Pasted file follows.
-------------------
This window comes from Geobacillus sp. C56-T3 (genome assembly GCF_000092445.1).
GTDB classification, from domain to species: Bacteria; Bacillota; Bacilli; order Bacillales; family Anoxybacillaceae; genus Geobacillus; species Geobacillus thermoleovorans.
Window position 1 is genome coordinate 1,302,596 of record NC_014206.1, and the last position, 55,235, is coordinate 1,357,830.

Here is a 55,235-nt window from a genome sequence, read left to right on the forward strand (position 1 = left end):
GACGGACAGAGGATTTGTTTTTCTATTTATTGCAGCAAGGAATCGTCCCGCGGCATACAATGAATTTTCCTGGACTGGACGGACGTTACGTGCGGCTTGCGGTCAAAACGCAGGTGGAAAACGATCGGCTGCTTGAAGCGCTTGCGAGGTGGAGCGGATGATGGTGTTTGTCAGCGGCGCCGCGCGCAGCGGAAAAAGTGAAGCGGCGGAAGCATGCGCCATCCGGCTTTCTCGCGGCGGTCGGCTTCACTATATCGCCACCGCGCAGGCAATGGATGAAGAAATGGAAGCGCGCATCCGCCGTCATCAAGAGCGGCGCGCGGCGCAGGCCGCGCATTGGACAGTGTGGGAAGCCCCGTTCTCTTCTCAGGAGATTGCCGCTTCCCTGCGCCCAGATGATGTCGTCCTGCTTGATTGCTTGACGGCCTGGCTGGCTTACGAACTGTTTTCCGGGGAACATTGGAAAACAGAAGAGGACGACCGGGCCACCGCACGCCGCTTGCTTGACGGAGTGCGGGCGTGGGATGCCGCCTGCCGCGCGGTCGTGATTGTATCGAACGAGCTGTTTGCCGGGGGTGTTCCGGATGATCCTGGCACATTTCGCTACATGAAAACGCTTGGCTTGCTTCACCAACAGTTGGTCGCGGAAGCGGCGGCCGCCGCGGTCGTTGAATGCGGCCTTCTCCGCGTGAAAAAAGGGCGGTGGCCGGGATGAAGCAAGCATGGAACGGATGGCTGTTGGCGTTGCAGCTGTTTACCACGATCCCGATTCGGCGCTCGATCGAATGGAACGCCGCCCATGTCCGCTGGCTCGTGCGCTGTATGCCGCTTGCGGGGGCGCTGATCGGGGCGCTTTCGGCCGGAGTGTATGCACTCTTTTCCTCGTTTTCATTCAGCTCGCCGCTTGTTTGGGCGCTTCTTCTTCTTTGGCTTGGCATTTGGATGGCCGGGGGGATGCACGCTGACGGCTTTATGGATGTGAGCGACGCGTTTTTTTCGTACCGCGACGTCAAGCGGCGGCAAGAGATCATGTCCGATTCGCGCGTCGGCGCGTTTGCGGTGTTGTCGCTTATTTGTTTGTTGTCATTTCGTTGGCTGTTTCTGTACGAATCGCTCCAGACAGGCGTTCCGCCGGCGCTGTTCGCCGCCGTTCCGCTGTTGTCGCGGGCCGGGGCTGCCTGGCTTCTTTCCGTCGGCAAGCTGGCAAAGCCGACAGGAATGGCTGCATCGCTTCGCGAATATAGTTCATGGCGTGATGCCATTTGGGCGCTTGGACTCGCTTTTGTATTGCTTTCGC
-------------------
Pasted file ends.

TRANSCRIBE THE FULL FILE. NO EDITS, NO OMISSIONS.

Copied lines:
This window comes from Geobacillus sp. C56-T3 (genome assembly GCF_000092445.1).
GTDB classification, from domain to species: Bacteria; Bacillota; Bacilli; order Bacillales; family Anoxybacillaceae; genus Geobacillus; species Geobacillus thermoleovorans.
Window position 1 is genome coordinate 1,302,596 of record NC_014206.1, and the last position, 55,235, is coordinate 1,357,830.

Here is a 55,235-nt window from a genome sequence, read left to right on the forward strand (position 1 = left end):
GACGGACAGAGGATTTGTTTTTCTATTTATTGCAGCAAGGAATCGTCCCGCGGCATACAATGAATTTTCCTGGACTGGACGGACGTTACGTGCGGCTTGCGGTCAAAACGCAGGTGGAAAACGATCGGCTGCTTGAAGCGCTTGCGAGGTGGAGCGGATGATGGTGTTTGTCAGCGGCGCCGCGCGCAGCGGAAAAAGTGAAGCGGCGGAAGCATGCGCCATCCGGCTTTCTCGCGGCGGTCGGCTTCACTATATCGCCACCGCGCAGGCAATGGATGAAGAAATGGAAGCGCGCATCCGCCGTCATCAAGAGCGGCGCGCGGCGCAGGCCGCGCATTGGACAGTGTGGGAAGCCCCGTTCTCTTCTCAGGAGATTGCCGCTTCCCTGCGCCCAGATGATGTCGTCCTGCTTGATTGCTTGACGGCCTGGCTGGCTTACGAACTGTTTTCCGGGGAACATTGGAAAACAGAAGAGGACGACCGGGCCACCGCACGCCGCTTGCTTGACGGAGTGCGGGCGTGGGATGCCGCCTGCCGCGCGGTCGTGATTGTATCGAACGAGCTGTTTGCCGGGGGTGTTCCGGATGATCCTGGCACATTTCGCTACATGAAAACGCTTGGCTTGCTTCACCAACAGTTGGTCGCGGAAGCGGCGGCCGCCGCGGTCGTTGAATGCGGCCTTCTCCGCGTGAAAAAAGGGCGGTGGCCGGGATGAAGCAAGCATGGAACGGATGGCTGTTGGCGTTGCAGCTGTTTACCACGATCCCGATTCGGCGCTCGATCGAATGGAACGCCGCCCATGTCCGCTGGCTCGTGCGCTGTATGCCGCTTGCGGGGGCGCTGATCGGGGCGCTTTCGGCCGGAGTGTATGCACTCTTTTCCTCGTTTTCATTCAGCTCGCCGCTTGTTTGGGCGCTTCTTCTTCTTTGGCTTGGCATTTGGATGGCCGGGGGGATGCACGCTGACGGCTTTATGGATGTGAGCGACGCGTTTTTTTCGTACCGCGACGTCAAGCGGCGGCAAGAGATCATGTCCGATTCGCGCGTCGGCGCGTTTGCGGTGTTGTCGCTTATTTGTTTGTTGTCATTTCGTTGGCTGTTTCTGTACGAATCGCTCCAGACAGGCGTTCCGCCGGCGCTGTTCGCCGCCGTTCCGCTGTTGTCGCGGGCCGGGGCTGCCTGGCTTCTTTCCGTCGGCAAGCTGGCAAAGCCGACAGGAATGGCTGCATCGCTTCGCGAATATAGTTCATGGCGTGATGCCATTTGGGCGCTTGGACTCGCTTTTGTATTGCTTTCGC